Piece Rates, Fixed Wages and Incentives: Evidence from a Field Experiment
Data from a field experiment are used to estimate the gain in productivity that is realized when workers are paid piece rates rather than fixed wages. The experiment was conducted within a tree-planting firm and provides daily observations on individual worker productivity under both compensation systems. Unrestricted statistical methods estimate the productivity gain to be 20%. Since planting conditions potentially affect incentives, structural econometric methods are used to generalize the experimental results to out-of-sample conditions. The structural results suggest that the average productivity gain, outside of the experimental conditions, would be at least 21.7%. Copyright 2004, Wiley-Blackwell.
Volume (Year): 71 (2004)
Issue (Month): 2 ()
|Contact details of provider:|| |
When requesting a correction, please mention this item's handle: RePEc:oup:restud:v:71:y:2004:i:2:p:513-534. See general information about how to correct material in RePEc.
For technical questions regarding this item, or to correct its authors, title, abstract, bibliographic or download information, contact: (Oxford University Press)or (Christopher F. Baum)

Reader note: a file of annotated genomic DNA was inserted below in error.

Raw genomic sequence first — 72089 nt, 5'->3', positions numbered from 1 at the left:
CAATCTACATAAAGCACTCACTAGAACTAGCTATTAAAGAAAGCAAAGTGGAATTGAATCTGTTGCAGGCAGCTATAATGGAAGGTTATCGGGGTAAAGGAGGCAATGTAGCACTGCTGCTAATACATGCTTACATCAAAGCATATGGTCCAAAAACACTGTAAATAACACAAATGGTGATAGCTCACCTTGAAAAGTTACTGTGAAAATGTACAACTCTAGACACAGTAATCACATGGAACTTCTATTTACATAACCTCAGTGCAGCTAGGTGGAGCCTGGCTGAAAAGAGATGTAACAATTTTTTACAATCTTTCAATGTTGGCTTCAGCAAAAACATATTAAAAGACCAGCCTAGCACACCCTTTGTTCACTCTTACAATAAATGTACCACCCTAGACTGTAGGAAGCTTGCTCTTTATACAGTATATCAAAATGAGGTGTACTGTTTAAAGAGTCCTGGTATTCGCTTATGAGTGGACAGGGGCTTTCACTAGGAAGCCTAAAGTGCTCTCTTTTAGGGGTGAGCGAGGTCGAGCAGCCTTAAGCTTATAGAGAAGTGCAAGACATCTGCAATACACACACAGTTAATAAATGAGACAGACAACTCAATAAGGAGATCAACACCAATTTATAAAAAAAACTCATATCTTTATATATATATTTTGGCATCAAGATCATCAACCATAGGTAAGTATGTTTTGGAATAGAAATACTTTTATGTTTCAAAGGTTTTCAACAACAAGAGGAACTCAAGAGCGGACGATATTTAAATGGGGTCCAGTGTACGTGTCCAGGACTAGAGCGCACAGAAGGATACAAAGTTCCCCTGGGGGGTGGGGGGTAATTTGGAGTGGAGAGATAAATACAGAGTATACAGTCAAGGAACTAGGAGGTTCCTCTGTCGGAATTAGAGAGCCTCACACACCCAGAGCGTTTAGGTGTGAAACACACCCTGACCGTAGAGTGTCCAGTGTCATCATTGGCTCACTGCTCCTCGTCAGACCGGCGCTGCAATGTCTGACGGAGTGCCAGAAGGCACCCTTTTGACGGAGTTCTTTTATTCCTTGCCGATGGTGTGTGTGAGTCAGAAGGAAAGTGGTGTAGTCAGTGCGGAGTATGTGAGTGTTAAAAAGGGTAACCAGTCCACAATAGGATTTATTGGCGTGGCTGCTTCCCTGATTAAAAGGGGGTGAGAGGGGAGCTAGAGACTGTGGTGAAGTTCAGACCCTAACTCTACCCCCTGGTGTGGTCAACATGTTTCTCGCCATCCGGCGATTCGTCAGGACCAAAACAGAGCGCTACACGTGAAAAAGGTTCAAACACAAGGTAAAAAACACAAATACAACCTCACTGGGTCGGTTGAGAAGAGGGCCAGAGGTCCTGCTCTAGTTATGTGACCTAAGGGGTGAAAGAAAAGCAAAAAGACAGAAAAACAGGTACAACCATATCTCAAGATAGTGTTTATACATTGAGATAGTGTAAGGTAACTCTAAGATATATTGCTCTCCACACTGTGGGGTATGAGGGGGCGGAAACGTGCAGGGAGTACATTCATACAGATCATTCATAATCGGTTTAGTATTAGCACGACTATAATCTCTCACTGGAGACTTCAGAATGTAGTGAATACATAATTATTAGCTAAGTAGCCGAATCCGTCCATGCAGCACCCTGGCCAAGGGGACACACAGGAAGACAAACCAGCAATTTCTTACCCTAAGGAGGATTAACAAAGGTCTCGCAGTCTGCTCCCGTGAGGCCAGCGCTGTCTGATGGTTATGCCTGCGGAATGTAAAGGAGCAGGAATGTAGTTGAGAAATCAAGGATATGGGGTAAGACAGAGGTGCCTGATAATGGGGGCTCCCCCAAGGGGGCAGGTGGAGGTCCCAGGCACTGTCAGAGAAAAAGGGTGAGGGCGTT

If you have authored this item and are not yet registered with RePEc, we encourage you to do it here. This allows to link your profile to this item. It also allows you to accept potential citations to this item that we are uncertain about.
If references are entirely missing, you can add them using this form.
If the full references list an item that is present in RePEc, but the system did not link to it, you can help with this form.
If you know of missing items citing this one, you can help us creating those links by adding the relevant references in the same way as above, for each refering item. If you are a registered author of this item, you may also want to check the "citations" tab in your profile, as there may be some citations waiting for confirmation.
Please note that corrections may take a couple of weeks to filter through the various RePEc services.